Posted on March 9, 2022 at 7:43 AM
Security researchers at Palo Alto Networks have discovered that more than 100,000 infusion pumps are vulnerable to cyber-attacks. The research team came up with this after examining over 200,000 infusion pumps on the networks of several healthcare organizations. The researchers noted that the
The researchers noted that the infusion pumps are susceptible to two known vulnerabilities that were disclosed in 2019. One flaw has a “high” severity score while the other has a “critical” severity score.
The Vulnerabilities Have High-Severity Ratings
The findings show that tens of thousands of devices are susceptible to at least six critical bugs with a rating of 9.8 out of 10.
The most persistent critical-severity flaw discovered is a memory corruption vulnerability in the VxWorks real-time operating system (RTOS) named CVE-2019-12255. It is used for embedded devices such as infusion pump systems.
CVE-2019-12255 is among a group of known bugs known as ‘URGENT/11‘, which were discovered and analyzed by researchers at Armis in 2019. Although the company that maintains VxWorks RTOS, Wind River, addressed the vulnerabilities the same year, there were major delays in applying updates. As a result, they have become a problem for the continuous safety of the devices. the other critical-severity flaws affect products from Baxter International, an American health care provider. The vulnerabilities were reported in 2020 and the patches were provided as well. “An alarming 75% of infusion pumps scanned had known security gaps,” the researchers stated, adding that this puts the devices at high risks of being compromised by threat actors.
The risks include more exposure to more than some 40 known flaws, which can even lead to more vulnerability exposures.
Hackers Could Hijack The Pump Infusions
Aveek Das, the researcher that carried out the study, stated that hackers could try to exploit some of the bugs to hijack pump functions, including medication dosing.
He added that the problems the research team discovered are only the “tip of the iceberg”, noting that other connected devices in hospitals could have similar issues as well. The researchers said their concentration on infusion pumps does not mean other devices are less likely to have vulnerabilities. According to Dan, the researchers’ focus on fusion pumps is because they account for 44% of all medical devices and are the most popular type of connected device in healthcare.
There are thousands of connected devices in most large hospital systems as the devices help them to get around easily and speed up when it comes to medical emergencies. With thousands of infusion pumps likely available in large health care organizations, it makes it difficult for security teams to identify which one is safe and which one needs to be replaced.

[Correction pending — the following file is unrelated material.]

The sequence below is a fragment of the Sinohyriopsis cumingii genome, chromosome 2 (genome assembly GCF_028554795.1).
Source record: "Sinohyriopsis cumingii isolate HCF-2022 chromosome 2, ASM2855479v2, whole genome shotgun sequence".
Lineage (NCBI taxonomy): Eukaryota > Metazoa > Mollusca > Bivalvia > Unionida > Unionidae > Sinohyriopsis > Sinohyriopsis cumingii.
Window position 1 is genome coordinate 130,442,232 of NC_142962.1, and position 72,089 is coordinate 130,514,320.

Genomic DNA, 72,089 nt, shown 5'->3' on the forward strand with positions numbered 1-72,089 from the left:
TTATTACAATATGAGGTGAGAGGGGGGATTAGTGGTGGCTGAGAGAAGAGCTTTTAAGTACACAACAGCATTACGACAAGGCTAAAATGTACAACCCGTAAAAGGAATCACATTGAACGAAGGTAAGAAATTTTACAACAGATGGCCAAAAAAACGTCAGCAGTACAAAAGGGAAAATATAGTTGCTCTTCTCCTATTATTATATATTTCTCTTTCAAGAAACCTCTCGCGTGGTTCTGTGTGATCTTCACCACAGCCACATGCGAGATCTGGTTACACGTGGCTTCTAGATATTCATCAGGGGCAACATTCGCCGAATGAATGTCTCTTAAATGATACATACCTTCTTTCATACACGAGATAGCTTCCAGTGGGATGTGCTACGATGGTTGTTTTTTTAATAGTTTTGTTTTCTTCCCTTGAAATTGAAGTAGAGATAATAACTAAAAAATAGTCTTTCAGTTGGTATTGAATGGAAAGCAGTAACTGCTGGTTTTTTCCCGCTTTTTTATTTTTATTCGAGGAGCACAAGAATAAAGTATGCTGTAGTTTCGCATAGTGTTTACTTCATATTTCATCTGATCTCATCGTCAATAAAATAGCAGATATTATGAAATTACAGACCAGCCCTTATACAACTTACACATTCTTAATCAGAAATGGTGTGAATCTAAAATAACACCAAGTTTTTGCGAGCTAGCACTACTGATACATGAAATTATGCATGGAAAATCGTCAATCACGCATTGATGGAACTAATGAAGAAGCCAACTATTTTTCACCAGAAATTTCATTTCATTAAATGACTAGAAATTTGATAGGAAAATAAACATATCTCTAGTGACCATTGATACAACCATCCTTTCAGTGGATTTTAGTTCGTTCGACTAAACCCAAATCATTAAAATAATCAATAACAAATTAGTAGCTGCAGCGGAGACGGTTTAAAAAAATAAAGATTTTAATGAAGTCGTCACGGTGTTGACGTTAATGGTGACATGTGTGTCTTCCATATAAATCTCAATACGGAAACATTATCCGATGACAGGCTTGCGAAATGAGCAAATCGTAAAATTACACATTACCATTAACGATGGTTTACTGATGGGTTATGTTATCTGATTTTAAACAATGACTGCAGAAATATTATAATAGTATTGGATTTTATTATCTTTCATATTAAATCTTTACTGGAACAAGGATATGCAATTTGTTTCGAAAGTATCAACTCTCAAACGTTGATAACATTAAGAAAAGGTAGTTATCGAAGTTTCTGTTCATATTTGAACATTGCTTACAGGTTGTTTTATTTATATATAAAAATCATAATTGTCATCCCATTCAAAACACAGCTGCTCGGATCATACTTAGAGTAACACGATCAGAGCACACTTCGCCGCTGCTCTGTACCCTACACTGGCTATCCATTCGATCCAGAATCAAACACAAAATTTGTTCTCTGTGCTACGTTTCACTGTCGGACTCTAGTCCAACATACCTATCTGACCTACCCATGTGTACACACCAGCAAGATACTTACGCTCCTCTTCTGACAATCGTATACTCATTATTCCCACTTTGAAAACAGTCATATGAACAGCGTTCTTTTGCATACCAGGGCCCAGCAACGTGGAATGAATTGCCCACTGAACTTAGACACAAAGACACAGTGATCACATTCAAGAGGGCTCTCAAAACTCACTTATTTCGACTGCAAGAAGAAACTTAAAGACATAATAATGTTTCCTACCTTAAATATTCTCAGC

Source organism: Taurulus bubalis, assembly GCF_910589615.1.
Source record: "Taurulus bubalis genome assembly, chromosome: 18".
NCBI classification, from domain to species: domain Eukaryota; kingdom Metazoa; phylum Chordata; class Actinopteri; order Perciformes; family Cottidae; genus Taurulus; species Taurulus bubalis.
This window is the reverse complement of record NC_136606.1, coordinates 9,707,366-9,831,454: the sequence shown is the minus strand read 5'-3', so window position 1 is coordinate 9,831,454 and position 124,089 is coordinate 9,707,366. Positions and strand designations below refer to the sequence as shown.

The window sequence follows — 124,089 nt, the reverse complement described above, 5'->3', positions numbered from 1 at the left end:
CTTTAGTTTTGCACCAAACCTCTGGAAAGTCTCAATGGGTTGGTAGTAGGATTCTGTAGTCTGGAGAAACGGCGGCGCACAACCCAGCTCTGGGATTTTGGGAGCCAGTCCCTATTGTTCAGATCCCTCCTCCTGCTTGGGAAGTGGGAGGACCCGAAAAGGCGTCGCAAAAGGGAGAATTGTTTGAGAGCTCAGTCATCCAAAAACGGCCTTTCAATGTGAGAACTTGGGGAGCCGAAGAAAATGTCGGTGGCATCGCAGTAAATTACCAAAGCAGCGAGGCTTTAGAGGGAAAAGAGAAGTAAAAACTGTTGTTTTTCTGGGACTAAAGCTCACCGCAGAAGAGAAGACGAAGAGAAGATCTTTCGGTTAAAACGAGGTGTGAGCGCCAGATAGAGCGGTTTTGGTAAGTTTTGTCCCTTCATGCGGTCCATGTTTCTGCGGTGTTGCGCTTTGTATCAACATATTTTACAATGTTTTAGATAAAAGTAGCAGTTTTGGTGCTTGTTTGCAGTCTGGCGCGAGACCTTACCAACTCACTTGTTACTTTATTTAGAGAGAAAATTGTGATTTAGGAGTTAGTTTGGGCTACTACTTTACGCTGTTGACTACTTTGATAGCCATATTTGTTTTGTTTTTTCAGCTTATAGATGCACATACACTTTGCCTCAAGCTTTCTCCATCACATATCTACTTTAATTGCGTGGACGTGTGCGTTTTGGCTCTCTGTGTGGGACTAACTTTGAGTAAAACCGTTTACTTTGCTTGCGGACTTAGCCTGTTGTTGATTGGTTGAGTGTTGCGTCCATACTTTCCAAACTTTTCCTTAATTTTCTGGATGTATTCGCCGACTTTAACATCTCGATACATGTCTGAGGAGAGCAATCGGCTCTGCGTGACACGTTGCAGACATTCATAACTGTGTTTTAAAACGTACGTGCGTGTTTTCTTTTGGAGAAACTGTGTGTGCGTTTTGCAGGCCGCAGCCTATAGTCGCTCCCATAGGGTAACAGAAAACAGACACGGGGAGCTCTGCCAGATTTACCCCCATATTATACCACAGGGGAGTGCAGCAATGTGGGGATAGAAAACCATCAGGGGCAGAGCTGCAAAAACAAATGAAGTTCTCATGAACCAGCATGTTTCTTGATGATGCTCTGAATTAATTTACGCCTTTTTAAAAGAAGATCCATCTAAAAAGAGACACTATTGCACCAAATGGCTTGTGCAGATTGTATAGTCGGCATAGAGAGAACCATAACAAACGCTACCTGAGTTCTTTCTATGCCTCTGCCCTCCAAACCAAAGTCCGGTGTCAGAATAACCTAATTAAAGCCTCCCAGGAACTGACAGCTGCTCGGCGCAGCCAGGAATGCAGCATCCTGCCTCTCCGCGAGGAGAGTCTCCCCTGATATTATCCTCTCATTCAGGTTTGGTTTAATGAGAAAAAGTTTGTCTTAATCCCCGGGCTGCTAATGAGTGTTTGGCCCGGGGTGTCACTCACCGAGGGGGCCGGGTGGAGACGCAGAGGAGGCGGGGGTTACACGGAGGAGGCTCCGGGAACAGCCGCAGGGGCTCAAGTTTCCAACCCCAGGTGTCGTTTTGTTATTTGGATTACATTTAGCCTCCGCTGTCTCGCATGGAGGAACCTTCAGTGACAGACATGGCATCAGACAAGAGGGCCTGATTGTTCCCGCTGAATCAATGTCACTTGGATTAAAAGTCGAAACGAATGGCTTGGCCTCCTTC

The researchers pointed out that the most common flaws they observed in infusion systems can be categorized into several categories based on the impact they may have. These include overflow, unauthorized access, and leakage of sensitive information.
Other flaws come from the third-party IP/TCP stacks but can also have a massive impact on the devices and their operating systems, according to the researchers.
Some Of The Bugs Can Be Exploited Easily
The researchers also noted that based on their observation, the vulnerabilities in a large number of infusion pump systems are related to leakage of sensitive information. Devices that are exposed to this type of issue can leak network configuration credentials, patient-specific data, or operational information.
However, threat actors that will exploit the flaws will require different levels of access. For instance, the CVE-2020-12040 bug can be exploited through a man-in-the-middle attack to gain access to all the communication between a server and its infusion pump.
But vulnerabilities like CVE-2016-8375 and CVE-2016-9355 can be exploited by someone that has physical access to an infusion device, which can allow them to have access to sensitive information.
As a result, the attacks through these two bugs are less likely compared to the CVE-2020-12040 vulnerability. However, attackers with the right motivation and technical skills can still succeed in penetrating the devices through any of the bugs.
Apart from these vulnerabilities, others can allow the threat actors to sent traffic to some network traffic in a particular pattern. This can cause the devices to operate in a particular way or cause them to become unresponsive.
The researchers warned that the bugs can result in several bad outcomes such as disruption of patient care and hospital operations. As a result, efforts should be made by users to apply the update from the patches provided by the manufacturers as soon as possible.